Are Diet Sodas Really Bad for You?
If you think your diet soda habit of three, four, five or more cans every day helps keep your calorie intake down, think before you drink. Research shows that the sugar substitutes in beverages damage our diet and may be detrimental to our health. Studies have linked artificial sweeteners to an increased risk for obesity and disease.
Here are five reasons you may want to put down that soda and pick up water instead:
Diet drinks game your brain. When you eat sweet foods, your brain expects calories. When it doesn’t get them from sugar substitutes, it sends a message to your body to eat more food – increasing your appetite.
You’ll pack on more pounds. Contradictory to the notion of consuming fewer calories, drinking artificially sweetened beverages causes weight gain. If you have more than 21 diet drinks a week, you double your chances of being overweight or obese. That’s an average of just 3 diet drinks a day.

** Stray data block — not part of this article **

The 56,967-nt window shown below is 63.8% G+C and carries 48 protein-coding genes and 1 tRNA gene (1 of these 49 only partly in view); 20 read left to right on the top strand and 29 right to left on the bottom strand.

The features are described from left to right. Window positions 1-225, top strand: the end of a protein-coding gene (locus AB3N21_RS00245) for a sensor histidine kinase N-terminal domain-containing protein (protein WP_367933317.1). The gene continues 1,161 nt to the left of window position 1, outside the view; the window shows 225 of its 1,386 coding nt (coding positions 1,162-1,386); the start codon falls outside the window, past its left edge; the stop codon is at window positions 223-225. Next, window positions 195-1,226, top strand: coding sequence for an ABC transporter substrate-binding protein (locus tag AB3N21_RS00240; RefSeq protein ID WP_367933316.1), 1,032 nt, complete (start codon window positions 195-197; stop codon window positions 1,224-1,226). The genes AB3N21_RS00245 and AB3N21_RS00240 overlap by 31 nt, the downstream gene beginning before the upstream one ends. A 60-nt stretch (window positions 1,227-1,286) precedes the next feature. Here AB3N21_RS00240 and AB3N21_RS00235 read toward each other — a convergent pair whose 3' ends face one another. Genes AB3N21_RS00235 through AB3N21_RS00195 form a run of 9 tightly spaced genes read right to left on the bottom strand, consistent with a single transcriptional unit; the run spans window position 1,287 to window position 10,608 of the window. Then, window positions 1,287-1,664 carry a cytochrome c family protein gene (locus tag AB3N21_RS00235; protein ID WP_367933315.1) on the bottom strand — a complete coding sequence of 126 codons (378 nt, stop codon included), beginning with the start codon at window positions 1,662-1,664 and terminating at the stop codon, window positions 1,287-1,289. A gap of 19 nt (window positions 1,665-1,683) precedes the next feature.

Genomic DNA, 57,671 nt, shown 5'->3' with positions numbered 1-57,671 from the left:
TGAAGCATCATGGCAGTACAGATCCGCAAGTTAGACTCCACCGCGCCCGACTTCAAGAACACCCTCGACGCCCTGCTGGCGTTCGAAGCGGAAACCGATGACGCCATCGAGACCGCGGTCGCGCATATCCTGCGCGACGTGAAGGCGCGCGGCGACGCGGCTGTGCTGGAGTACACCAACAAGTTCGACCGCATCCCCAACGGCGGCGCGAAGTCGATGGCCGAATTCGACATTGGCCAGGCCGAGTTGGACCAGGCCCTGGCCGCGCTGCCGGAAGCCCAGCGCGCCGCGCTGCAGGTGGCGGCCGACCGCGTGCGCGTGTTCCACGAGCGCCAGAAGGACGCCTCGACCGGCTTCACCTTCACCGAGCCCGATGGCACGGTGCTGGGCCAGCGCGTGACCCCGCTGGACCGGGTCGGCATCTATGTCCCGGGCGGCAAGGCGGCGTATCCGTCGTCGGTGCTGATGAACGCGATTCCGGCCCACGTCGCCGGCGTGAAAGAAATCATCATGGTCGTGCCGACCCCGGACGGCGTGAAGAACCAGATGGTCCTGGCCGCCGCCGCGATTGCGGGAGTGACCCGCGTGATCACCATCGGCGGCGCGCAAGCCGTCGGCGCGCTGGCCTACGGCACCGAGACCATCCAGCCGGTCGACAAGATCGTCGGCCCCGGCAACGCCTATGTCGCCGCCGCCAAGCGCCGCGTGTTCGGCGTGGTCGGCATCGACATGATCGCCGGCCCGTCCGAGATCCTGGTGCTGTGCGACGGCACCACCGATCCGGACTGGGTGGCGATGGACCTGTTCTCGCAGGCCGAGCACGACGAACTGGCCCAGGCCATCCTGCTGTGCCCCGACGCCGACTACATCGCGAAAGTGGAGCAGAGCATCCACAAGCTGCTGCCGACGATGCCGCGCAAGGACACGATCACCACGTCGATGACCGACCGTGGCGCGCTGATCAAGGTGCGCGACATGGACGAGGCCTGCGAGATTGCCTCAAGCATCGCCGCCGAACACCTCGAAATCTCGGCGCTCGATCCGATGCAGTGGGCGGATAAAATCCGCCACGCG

Your sweet tooth is never satisfied. The high-intensity synthetic sugar substitutes in your diet drinks are intensely sweet – from 100 to 20,000 times sweeter than sugar – dulling your taste buds to naturally sweet foods like fruit. This causes cravings for more sweet treats.
Rewarding yourself back fires. You’re more likely to indulge in additional food as a treat to yourself for ‘saving’ all those calories by having diet drinks. This can easily lead to a vicious cycle or regret and more diet soda consumption.
You increase your risk for disease. If you drink artificially sweetened drinks every day, you put yourself at higher risk for not just weight gain and obesity, but high blood sugar, heart disease, stroke, dementia and other serious health conditions, including a 67% greater risk for Type 2 diabetes and 36 percent for metabolic syndrome.
This content was last reviewed and updated during February 2021.